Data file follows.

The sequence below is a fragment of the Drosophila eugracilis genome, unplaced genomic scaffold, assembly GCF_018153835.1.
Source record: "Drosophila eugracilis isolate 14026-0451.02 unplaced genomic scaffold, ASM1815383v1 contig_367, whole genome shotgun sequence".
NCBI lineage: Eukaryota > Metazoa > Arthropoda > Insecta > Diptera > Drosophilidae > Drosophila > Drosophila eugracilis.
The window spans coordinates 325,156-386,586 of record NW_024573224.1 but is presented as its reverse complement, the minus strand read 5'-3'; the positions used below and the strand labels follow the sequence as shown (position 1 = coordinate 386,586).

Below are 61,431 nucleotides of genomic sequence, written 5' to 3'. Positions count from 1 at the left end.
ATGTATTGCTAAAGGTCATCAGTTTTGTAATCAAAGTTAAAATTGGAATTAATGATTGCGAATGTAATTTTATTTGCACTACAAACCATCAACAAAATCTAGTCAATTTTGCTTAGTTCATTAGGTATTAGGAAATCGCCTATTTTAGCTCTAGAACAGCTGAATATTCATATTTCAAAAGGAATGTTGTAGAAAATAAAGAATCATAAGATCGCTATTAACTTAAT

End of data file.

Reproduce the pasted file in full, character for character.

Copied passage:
The sequence below is a fragment of the Drosophila eugracilis genome, unplaced genomic scaffold, assembly GCF_018153835.1.
Source record: "Drosophila eugracilis isolate 14026-0451.02 unplaced genomic scaffold, ASM1815383v1 contig_367, whole genome shotgun sequence".
NCBI lineage: Eukaryota > Metazoa > Arthropoda > Insecta > Diptera > Drosophilidae > Drosophila > Drosophila eugracilis.
The window spans coordinates 325,156-386,586 of record NW_024573224.1 but is presented as its reverse complement, the minus strand read 5'-3'; the positions used below and the strand labels follow the sequence as shown (position 1 = coordinate 386,586).

Below are 61,431 nucleotides of genomic sequence, written 5' to 3'. Positions count from 1 at the left end.
ATGTATTGCTAAAGGTCATCAGTTTTGTAATCAAAGTTAAAATTGGAATTAATGATTGCGAATGTAATTTTATTTGCACTACAAACCATCAACAAAATCTAGTCAATTTTGCTTAGTTCATTAGGTATTAGGAAATCGCCTATTTTAGCTCTAGAACAGCTGAATATTCATATTTCAAAAGGAATGTTGTAGAAAATAAAGAATCATAAGATCGCTATTAACTTAAT